A publishing house In New York City under the direction of George
C. Holton, Esq., of the New York Bar, an expert In Tax Lew, assisted
by a staff of expert accountants, has just Issued a complete set of
some twenty-five Schedules and Balancb Sheets, arranged in accord
ance with Government requirements. —
The entire set Is suitably Indexed, printed In triplicate, and bound
In book form, perforated so that any or all the forms may be de
tached. This provides an original to file with return, a copy to retain
and a triplicate for working eheet purposes. It also includes a work
•heat which gives an accurate and ingenious formula for computing
the Corporation Tax.
A BET OF THESE FORMS. USED TO PREPARE AND FURNISH
THE MASS OF ADDITIONAL INFORMATION REQUIRED BY
THE GOVERNMENT. WILL BE OF GREAT ASSISTANCE TO TAX
PATERS AND WILL SIMPLIFY THE PREPARATION OF THIS
MOST INTRICATE AND IMPORTANT RETURN.
PRICE $3.00 PER BET
FOR »ALE BY
The Capital News Pub. Co.
•OISE, IDAHO
Ave Bi'incl
Organist
from the first century B. C., and
its history as it emerged through
tlie centuries is indeed interesting
and varied. The city will he much
more accessible from France and
England, as well as tlie new cen
tral European states, when the
new British channel tunnel is com
pleted.
murder and bank robbery to <!etty
thievery.
Conditions following the war re
fining in unemployment and a gen
eral unrest have been responsible for
tho crime wave. Chief Hannlgan de
clared. •
NO MARKED INCREASE
Boston, April 19.—There has been
no marked increase in crime since the
end of the war, according to the police
here.
The police say that the impression
gained by the public that burglaries,
holdups and murders have increased Is
due, not to an actual Increase In these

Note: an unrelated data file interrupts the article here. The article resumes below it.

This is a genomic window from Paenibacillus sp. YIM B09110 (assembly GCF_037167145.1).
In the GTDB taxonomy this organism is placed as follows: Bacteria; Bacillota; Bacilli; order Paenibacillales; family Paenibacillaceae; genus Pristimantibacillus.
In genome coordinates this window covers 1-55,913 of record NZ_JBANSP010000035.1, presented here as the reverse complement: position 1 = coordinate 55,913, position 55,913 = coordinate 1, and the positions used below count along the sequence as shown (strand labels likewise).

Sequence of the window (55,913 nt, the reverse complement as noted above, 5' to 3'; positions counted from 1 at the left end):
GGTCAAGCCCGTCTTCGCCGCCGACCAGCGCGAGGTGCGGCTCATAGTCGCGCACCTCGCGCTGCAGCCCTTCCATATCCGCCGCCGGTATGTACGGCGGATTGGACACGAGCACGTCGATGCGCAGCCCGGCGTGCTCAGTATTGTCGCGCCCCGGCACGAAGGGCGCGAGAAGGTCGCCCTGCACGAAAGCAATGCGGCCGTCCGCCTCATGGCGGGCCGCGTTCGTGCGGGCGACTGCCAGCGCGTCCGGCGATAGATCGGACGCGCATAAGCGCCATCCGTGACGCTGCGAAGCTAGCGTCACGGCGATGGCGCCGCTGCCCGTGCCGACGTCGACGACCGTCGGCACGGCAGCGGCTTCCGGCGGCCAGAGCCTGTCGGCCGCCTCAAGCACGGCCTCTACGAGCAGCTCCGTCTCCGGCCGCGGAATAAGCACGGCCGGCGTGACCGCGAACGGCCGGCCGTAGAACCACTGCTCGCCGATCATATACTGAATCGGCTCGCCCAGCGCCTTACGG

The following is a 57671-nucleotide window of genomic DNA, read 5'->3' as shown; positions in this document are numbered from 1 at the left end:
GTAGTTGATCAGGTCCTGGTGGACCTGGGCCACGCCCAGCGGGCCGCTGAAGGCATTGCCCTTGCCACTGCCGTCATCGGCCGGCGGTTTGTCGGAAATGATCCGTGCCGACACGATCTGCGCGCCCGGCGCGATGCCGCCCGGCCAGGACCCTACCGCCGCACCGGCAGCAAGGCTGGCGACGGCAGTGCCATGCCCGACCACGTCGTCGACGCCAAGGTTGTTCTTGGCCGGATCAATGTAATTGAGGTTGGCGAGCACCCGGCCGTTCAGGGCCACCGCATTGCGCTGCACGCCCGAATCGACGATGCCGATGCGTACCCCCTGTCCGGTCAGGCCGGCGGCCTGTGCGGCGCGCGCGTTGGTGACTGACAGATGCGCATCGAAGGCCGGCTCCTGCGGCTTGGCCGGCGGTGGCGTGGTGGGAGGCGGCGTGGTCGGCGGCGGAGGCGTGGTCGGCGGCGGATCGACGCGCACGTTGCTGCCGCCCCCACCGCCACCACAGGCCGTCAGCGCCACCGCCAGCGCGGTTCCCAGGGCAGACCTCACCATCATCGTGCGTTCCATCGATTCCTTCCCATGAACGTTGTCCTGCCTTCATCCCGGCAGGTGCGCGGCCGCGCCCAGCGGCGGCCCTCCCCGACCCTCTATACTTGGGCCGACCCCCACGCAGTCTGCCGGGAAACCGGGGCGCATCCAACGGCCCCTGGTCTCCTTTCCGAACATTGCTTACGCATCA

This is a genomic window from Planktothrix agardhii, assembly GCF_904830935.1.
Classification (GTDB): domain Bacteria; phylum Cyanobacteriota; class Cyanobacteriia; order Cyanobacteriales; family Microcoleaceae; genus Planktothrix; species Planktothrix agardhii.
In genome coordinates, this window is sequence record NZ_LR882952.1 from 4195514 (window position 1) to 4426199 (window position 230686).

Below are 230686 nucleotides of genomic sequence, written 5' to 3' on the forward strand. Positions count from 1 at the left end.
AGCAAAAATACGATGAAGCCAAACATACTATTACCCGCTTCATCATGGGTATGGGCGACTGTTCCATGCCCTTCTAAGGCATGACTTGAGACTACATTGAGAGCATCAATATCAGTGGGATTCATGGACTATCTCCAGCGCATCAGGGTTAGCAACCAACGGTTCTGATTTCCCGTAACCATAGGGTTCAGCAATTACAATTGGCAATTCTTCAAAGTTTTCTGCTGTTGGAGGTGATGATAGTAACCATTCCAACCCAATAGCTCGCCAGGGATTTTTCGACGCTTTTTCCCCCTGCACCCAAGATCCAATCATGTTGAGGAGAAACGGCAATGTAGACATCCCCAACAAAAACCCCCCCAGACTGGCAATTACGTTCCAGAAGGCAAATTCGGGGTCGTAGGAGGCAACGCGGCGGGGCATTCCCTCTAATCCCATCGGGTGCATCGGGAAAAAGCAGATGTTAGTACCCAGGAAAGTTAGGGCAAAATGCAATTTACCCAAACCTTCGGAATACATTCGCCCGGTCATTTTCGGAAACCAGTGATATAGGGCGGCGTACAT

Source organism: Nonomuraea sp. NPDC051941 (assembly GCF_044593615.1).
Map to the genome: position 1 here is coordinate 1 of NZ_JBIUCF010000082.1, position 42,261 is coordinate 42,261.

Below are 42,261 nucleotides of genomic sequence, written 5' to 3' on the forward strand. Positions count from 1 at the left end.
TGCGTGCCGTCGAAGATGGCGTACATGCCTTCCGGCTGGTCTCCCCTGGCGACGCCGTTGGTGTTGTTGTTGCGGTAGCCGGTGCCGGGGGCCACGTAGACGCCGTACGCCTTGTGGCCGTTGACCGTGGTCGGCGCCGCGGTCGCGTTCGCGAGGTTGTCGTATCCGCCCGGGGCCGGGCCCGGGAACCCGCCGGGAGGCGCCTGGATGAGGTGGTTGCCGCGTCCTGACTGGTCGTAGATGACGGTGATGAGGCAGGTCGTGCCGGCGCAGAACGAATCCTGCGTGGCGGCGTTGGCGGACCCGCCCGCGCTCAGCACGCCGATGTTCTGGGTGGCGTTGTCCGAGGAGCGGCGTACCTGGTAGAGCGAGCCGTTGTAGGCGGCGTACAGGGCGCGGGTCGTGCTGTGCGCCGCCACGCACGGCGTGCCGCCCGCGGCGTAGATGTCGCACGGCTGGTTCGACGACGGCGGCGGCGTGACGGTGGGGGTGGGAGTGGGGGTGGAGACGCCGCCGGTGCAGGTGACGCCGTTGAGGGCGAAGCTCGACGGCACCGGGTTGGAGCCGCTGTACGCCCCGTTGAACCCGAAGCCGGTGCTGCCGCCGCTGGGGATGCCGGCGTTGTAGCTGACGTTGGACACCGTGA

crimes, but to the fact that during
the war little newspaper space was al
lotted to accounts of crime because of
ar news.
—and When "\ou \\foke »WÄe Morning
Complexion is Rpsy.
All Headache Gone.
Breath Right. Tongue Clean.
Stomach, Liver and Bowels
Regular—So Convenient!
CANDY CATHARTIC.
*398
Vi
X
Pinney 2 Days "jBZ Apr. 21-22
MATINEE TUESDAY
Kiaw L> Erlanger and GeorgeCTvier
. - Present . _ •
The Glad Play
K 6y Catherine Chisholm Cushing
D isca on the hook of the Same Name by Eleanor H.fbrter
A Comedy for Grown-Ups That^ung Folks Eojcy
SEAT8 NOW 8ELLING
NIGHT ....................$2.00, $1.50, $1.00, 75o. 50c
.............. »1.50, $1.00, 75c, 50c,
PRICES
MATINEE
Where are the
Soldier Dead?
This important question will be the
theme for discussion by Benj. H.
Boyd, V. D. M., of New York, at
PINNEY THEATRE
SUNDAY, APRIL 20,
8 P. M
Many have lost loved ones on tha
field of battle. Where are they7
What say the Scriptures?
Coma and hear a message of hops.
Auspices International Bible Stu
dents.
Seats Free. No Collection.
NOTICE TO THE PUBLIC
THE CHESAPEAKE CAFE
is now open day and night. We serve special
merchants' lunch for 35c.
Ill N. 9th Street
+
REMEMBER JESUS CHRIST
"The Resur root Ion a Fact"
Morning subject at the First Christian
Church, coruer Ninth and Franklin
+
Evening Sermon—"THE RESURRECTION CREDIBLE."
Why not viait tha Pastor'a olass of man in ths Church School at 10 a. m.f
AAAAAMMMMAMMMMMMMMMMMMMMMMmMWMMMMIMMMMAAMIMt
EASTER
FIRST METHODIST CHURCH
7 a. m.—Marly Service.
10 a. m.—Easter Exercises In the Sunday School.
11:16 a. m.—Master Services and Sermon by Wlllsle Martin. Idaho
Commandery No. 1, Knights Templar, guests of honor.
• :45 p. m.—Epworth League.
• :0# p. m.—Easter Cantata. "The Resurrection." by quartette.
■MMMMNWMWM